First things first – la vache qui rit – I love this picture because she IS the laughing cow with her ostentatious earrings jangling.
That out of my system I can be serious. Or thereabouts. France is synonymous with Cheese as she is with Wine (and snails and frogs legs but lets not go there …) and it happens that the two go hand in hand. It also happens that I have many conversations with French people who laugh when I tell them that I had a Cheese Shop in England (Berkshire – specifically Streatley on Thames). They say ‘What did you sell? Sheedaah?’ … I produce a book. A book written by my father-in-law. Patrick Rance – Its called simply The French Cheese Book, to be frank I can’t slip it in my handbag as it gives detailed descriptions and histories of over 790 cheeses across France. It is an opus magni by any standards. It was the sequel to The Great British Cheese Book, he being the father and protector of British Cheese – the reason you can buy all that good stuff all over the UK now and have been able to for over 25 years. But he was a Francophile – actually his ancestors were Hugeunots (de Rance) which may have helped the process despite the fact that he, in fact, was raised the son of a vicar, in the East End of London. If you have a moment, listen to a passionate man who is now considered to be an ‘Food Icon’...its archived so like any archaeologist you have to dig, just a bit …. it’s worth it, well I think so – I loved that man – he and his wife, Janet were an utter inspiration to me and to my girls who were variously called The Cheesy Babies throughout their pre-school years ….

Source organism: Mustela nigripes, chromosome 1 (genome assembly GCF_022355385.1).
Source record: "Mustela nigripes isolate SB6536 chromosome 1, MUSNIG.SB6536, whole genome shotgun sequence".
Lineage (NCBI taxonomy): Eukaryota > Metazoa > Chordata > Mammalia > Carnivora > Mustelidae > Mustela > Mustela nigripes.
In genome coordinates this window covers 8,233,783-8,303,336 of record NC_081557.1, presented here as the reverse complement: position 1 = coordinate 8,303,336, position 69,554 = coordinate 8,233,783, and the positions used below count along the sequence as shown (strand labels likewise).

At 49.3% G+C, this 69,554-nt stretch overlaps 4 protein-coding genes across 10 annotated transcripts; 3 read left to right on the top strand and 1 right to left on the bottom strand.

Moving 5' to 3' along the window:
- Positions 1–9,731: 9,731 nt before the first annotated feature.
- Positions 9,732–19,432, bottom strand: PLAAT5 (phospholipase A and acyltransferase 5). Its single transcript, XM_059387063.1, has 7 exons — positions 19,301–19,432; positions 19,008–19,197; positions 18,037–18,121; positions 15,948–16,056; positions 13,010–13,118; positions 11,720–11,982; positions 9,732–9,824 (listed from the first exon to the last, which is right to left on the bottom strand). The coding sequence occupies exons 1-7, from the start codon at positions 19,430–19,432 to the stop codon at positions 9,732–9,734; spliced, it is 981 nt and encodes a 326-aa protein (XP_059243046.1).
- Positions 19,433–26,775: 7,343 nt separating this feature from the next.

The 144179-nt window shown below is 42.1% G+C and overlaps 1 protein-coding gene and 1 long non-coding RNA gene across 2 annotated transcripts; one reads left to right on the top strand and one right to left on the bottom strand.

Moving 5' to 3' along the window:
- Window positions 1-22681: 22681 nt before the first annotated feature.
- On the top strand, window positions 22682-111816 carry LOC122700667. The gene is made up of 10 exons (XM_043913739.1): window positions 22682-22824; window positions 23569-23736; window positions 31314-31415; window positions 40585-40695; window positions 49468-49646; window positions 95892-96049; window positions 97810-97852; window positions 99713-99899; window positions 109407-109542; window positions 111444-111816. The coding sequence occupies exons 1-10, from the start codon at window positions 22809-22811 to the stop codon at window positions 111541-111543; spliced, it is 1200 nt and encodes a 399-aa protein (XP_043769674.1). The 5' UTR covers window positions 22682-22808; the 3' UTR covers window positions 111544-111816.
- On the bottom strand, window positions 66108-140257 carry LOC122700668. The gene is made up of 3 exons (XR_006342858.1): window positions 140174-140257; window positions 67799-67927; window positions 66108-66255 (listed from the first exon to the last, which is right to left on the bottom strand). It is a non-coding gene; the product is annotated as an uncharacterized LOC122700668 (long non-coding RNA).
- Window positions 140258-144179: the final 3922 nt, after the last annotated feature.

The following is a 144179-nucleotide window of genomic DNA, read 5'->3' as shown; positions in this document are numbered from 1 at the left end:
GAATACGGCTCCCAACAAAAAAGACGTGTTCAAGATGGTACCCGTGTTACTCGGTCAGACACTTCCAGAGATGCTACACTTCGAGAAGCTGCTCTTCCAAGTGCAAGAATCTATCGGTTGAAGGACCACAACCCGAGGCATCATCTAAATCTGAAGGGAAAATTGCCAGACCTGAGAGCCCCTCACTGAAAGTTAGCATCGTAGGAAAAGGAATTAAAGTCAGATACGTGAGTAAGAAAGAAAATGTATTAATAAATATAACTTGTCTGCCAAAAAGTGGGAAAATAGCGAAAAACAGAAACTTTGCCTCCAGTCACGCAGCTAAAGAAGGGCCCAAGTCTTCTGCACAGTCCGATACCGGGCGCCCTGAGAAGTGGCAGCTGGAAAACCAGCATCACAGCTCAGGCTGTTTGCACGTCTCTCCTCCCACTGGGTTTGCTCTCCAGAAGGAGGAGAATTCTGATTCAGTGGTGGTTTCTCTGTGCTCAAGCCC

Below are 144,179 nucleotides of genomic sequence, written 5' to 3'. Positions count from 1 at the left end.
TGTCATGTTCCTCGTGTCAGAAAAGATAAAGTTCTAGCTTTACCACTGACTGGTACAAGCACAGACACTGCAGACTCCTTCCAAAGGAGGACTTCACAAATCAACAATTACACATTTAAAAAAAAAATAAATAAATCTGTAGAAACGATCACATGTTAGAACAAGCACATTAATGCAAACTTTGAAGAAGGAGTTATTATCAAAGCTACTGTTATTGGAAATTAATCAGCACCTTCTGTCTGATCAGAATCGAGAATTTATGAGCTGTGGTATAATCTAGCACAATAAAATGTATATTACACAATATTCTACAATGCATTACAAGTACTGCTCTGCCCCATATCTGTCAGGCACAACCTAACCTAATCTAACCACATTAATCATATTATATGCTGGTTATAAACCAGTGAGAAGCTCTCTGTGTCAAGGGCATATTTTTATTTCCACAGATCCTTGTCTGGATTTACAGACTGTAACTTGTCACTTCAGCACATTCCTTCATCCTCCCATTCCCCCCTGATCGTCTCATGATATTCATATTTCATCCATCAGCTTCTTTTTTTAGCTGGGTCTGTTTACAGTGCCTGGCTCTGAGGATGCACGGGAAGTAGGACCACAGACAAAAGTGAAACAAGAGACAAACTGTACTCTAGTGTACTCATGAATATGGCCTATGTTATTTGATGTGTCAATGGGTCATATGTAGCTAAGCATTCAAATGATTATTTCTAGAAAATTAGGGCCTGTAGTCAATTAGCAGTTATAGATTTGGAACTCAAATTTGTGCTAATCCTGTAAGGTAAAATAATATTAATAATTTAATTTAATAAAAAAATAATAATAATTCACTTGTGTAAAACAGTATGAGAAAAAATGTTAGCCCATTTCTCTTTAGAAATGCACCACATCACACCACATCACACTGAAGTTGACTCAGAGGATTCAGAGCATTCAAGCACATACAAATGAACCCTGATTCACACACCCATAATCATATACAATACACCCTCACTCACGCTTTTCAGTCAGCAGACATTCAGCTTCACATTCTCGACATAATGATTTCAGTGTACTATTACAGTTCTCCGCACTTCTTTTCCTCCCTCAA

I am also, as it happens a Francophile who married another – it helps. And I am, we are, unashamed in our love of French Stuff. Here in Cantal we have the ubiquitous Cantal and St Nectaire and Bleu D’Auvergne and Salers and across the Auvergne I can buy Bleu des Causses, Forme D’Ambert, Gaperon and a plethora of others. Not just Vache (lait cru) but Goat – they call the little disques cabecou and actually some brebis too. These are my favourites and one day I intend to square the circle by having some sheep which my beloved Two Brains and I will will tend and allow to graze free-range and milk (this is where the friends of my husband are actually holding their breath and assuming I am more than half crazy) and we will make our own soft creamy brebis cheese with the help of those we have met who know how. The beautious Salers cow in the picture gives the milk that most of those names are made from. I shall write of them all if only as excuse to eat them all. When I go to my local market on a Thursday morning I hope upon hope that the lady with the goats will be there from an un-named bit near Ydes (less than 10 km from here – no different from any other village) and my local U (the equivalent of Spa in the UK) sells cheese – typically St Nectaire, Salers or Cantal and Blue D’Auvergne and a soft discs of cabicou collected from the most local farmers and put in the little cold cabinet next to the till. When its gone its gone. I will visit all and every of them with the delight and squeals of my father in law ringing in my ears – or his distaste and despair because a cheese has been plagiarised and pillaged – he was, you see truly passionnant. I try to follow and it becomes easy when I am allowed into a dairy such as that of Christine to watch the transformation of her cows (Salers) milk into St Nectaire. La Vache Qui Rit indeed … these babies are VERY content and very happy with the process.